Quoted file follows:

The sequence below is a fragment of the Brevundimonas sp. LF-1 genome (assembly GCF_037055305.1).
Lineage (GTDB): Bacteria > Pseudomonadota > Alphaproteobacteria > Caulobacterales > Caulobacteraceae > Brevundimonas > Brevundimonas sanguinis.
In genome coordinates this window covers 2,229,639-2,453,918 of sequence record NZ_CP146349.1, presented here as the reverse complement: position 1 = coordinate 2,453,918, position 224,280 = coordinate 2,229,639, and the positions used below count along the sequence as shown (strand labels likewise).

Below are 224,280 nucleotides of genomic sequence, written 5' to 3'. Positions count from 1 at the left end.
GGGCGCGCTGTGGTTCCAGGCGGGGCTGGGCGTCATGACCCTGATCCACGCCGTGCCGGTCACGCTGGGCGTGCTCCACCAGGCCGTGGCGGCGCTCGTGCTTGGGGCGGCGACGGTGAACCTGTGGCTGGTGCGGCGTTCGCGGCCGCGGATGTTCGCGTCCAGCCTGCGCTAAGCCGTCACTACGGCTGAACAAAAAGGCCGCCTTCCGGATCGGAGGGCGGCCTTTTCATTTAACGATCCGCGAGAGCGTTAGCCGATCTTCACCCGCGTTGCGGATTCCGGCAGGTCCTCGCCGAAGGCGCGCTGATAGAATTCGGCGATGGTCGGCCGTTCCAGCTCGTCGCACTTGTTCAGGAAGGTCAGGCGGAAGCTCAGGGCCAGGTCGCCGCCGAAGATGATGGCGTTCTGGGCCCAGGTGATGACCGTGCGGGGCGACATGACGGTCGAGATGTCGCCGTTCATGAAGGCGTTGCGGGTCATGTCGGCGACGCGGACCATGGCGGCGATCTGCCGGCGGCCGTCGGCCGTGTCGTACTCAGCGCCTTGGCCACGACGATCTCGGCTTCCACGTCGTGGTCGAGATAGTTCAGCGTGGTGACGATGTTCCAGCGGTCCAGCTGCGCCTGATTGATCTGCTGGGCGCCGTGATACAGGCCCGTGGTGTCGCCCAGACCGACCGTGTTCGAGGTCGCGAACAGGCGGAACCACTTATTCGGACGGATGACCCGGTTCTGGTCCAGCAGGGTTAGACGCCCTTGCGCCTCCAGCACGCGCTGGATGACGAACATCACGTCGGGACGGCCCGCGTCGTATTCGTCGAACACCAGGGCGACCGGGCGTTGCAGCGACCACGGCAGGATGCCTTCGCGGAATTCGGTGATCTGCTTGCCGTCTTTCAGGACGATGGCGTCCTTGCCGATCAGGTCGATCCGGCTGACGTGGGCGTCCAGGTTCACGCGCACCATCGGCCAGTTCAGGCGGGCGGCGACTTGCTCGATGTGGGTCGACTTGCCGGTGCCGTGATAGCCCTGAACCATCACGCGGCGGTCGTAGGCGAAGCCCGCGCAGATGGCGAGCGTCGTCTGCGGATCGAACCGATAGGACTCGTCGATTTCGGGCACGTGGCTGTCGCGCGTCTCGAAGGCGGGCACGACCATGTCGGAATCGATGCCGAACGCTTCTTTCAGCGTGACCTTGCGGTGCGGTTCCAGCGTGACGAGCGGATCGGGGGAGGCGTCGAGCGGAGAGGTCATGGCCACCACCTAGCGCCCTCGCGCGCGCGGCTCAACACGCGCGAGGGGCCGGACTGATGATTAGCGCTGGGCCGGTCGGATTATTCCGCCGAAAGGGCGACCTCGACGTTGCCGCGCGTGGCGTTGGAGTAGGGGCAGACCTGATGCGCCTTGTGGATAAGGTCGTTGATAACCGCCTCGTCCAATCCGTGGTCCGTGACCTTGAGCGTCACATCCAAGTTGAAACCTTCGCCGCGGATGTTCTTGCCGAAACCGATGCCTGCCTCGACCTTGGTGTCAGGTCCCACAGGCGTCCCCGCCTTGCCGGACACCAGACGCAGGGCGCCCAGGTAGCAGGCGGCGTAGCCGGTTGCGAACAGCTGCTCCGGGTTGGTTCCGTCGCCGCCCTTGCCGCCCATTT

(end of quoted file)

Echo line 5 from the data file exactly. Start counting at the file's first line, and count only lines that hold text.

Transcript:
GGGCGCGCTGTGGTTCCAGGCGGGGCTGGGCGTCATGACCCTGATCCACGCCGTGCCGGTCACGCTGGGCGTGCTCCACCAGGCCGTGGCGGCGCTCGTGCTTGGGGCGGCGACGGTGAACCTGTGGCTGGTGCGGCGTTCGCGGCCGCGGATGTTCGCGTCCAGCCTGCGCTAAGCCGTCACTACGGCTGAACAAAAAGGCCGCCTTCCGGATCGGAGGGCGGCCTTTTCATTTAACGATCCGCGAGAGCGTTAGCCGATCTTCACCCGCGTTGCGGATTCCGGCAGGTCCTCGCCGAAGGCGCGCTGATAGAATTCGGCGATGGTCGGCCGTTCCAGCTCGTCGCACTTGTTCAGGAAGGTCAGGCGGAAGCTCAGGGCCAGGTCGCCGCCGAAGATGATGGCGTTCTGGGCCCAGGTGATGACCGTGCGGGGCGACATGACGGTCGAGATGTCGCCGTTCATGAAGGCGTTGCGGGTCATGTCGGCGACGCGGACCATGGCGGCGATCTGCCGGCGGCCGTCGGCCGTGTCGTACTCAGCGCCTTGGCCACGACGATCTCGGCTTCCACGTCGTGGTCGAGATAGTTCAGCGTGGTGACGATGTTCCAGCGGTCCAGCTGCGCCTGATTGATCTGCTGGGCGCCGTGATACAGGCCCGTGGTGTCGCCCAGACCGACCGTGTTCGAGGTCGCGAACAGGCGGAACCACTTATTCGGACGGATGACCCGGTTCTGGTCCAGCAGGGTTAGACGCCCTTGCGCCTCCAGCACGCGCTGGATGACGAACATCACGTCGGGACGGCCCGCGTCGTATTCGTCGAACACCAGGGCGACCGGGCGTTGCAGCGACCACGGCAGGATGCCTTCGCGGAATTCGGTGATCTGCTTGCCGTCTTTCAGGACGATGGCGTCCTTGCCGATCAGGTCGATCCGGCTGACGTGGGCGTCCAGGTTCACGCGCACCATCGGCCAGTTCAGGCGGGCGGCGACTTGCTCGATGTGGGTCGACTTGCCGGTGCCGTGATAGCCCTGAACCATCACGCGGCGGTCGTAGGCGAAGCCCGCGCAGATGGCGAGCGTCGTCTGCGGATCGAACCGATAGGACTCGTCGATTTCGGGCACGTGGCTGTCGCGCGTCTCGAAGGCGGGCACGACCATGTCGGAATCGATGCCGAACGCTTCTTTCAGCGTGACCTTGCGGTGCGGTTCCAGCGTGACGAGCGGATCGGGGGAGGCGTCGAGCGGAGAGGTCATGGCCACCACCTAGCGCCCTCGCGCGCGCGGCTCAACACGCGCGAGGGGCCGGACTGATGATTAGCGCTGGGCCGGTCGGATTATTCCGCCGAAAGGGCGACCTCGACGTTGCCGCGCGTGGCGTTGGAGTAGGGGCAGACCTGATGCGCCTTGTGGATAAGGTCGTTGATAACCGCCTCGTCCAATCCGTGGTCCGTGACCTTGAGCGTCACATCCAAGTTGAAACCTTCGCCGCGGATGTTCTTGCCGAAACCGATGCCTGCCTCGACCTTGGTGTCAGGTCCCACAGGCGTCCCCGCCTTGCCGGACACCAGACGCAGGGCGCCCAGGTAGCAGGCGGCGTAGCCGGTTGCGAACAGCTGCTCCGGGTTGGTTCCGTCGCCGCCCTTGCCGCCCATTT